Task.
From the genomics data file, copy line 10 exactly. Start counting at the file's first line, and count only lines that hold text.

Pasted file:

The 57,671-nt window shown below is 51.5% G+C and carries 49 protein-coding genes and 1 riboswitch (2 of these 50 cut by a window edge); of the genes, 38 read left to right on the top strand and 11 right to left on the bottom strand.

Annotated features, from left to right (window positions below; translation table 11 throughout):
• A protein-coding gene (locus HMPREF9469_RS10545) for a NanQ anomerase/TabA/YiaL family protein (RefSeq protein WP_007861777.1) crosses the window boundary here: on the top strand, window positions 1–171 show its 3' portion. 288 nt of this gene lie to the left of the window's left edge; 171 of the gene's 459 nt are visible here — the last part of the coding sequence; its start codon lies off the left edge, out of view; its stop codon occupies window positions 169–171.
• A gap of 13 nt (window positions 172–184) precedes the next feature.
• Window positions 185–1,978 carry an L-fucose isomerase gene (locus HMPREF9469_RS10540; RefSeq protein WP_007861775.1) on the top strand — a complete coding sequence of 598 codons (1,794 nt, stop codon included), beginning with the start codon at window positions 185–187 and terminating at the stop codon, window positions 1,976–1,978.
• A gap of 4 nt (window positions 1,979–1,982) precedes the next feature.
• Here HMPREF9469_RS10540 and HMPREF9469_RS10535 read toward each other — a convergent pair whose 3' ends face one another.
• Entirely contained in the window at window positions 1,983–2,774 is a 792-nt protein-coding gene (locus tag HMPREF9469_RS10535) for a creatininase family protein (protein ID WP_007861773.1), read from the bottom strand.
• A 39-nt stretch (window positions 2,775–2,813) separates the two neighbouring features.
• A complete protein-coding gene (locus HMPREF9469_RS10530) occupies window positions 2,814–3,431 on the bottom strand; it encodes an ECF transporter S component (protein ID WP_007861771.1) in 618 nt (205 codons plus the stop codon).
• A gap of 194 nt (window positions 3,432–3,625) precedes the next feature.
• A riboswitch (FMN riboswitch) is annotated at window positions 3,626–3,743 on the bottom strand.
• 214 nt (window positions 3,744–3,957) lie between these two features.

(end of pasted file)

• A complete protein-coding gene (locus HMPREF9469_RS10530) occupies window positions 2,814–3,431 on the bottom strand; it encodes an ECF transporter S component (protein ID WP_007861771.1) in 618 nt (205 codons plus the stop codon).